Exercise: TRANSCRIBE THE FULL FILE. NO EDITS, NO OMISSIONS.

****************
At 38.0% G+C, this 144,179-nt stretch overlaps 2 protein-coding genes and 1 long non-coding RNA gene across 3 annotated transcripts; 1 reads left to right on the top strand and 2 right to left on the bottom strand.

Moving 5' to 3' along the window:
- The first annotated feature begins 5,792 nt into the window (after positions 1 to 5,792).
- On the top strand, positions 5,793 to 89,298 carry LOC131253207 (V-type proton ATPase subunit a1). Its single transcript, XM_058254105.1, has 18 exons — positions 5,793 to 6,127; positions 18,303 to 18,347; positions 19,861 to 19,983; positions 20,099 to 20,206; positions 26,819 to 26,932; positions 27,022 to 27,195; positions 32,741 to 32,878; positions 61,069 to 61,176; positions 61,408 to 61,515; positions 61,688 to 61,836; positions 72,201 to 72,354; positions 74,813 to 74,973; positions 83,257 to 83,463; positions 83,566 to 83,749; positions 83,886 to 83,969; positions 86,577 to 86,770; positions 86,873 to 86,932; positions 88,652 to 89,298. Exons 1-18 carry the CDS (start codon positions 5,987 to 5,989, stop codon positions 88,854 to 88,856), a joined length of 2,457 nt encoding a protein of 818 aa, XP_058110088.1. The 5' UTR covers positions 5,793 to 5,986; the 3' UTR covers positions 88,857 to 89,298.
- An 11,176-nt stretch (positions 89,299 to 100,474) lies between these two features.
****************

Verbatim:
At 38.0% G+C, this 144,179-nt stretch overlaps 2 protein-coding genes and 1 long non-coding RNA gene across 3 annotated transcripts; 1 reads left to right on the top strand and 2 right to left on the bottom strand.

Moving 5' to 3' along the window:
- The first annotated feature begins 5,792 nt into the window (after positions 1 to 5,792).
- On the top strand, positions 5,793 to 89,298 carry LOC131253207 (V-type proton ATPase subunit a1). Its single transcript, XM_058254105.1, has 18 exons — positions 5,793 to 6,127; positions 18,303 to 18,347; positions 19,861 to 19,983; positions 20,099 to 20,206; positions 26,819 to 26,932; positions 27,022 to 27,195; positions 32,741 to 32,878; positions 61,069 to 61,176; positions 61,408 to 61,515; positions 61,688 to 61,836; positions 72,201 to 72,354; positions 74,813 to 74,973; positions 83,257 to 83,463; positions 83,566 to 83,749; positions 83,886 to 83,969; positions 86,577 to 86,770; positions 86,873 to 86,932; positions 88,652 to 89,298. Exons 1-18 carry the CDS (start codon positions 5,987 to 5,989, stop codon positions 88,854 to 88,856), a joined length of 2,457 nt encoding a protein of 818 aa, XP_058110088.1. The 5' UTR covers positions 5,793 to 5,986; the 3' UTR covers positions 88,857 to 89,298.
- An 11,176-nt stretch (positions 89,299 to 100,474) lies between these two features.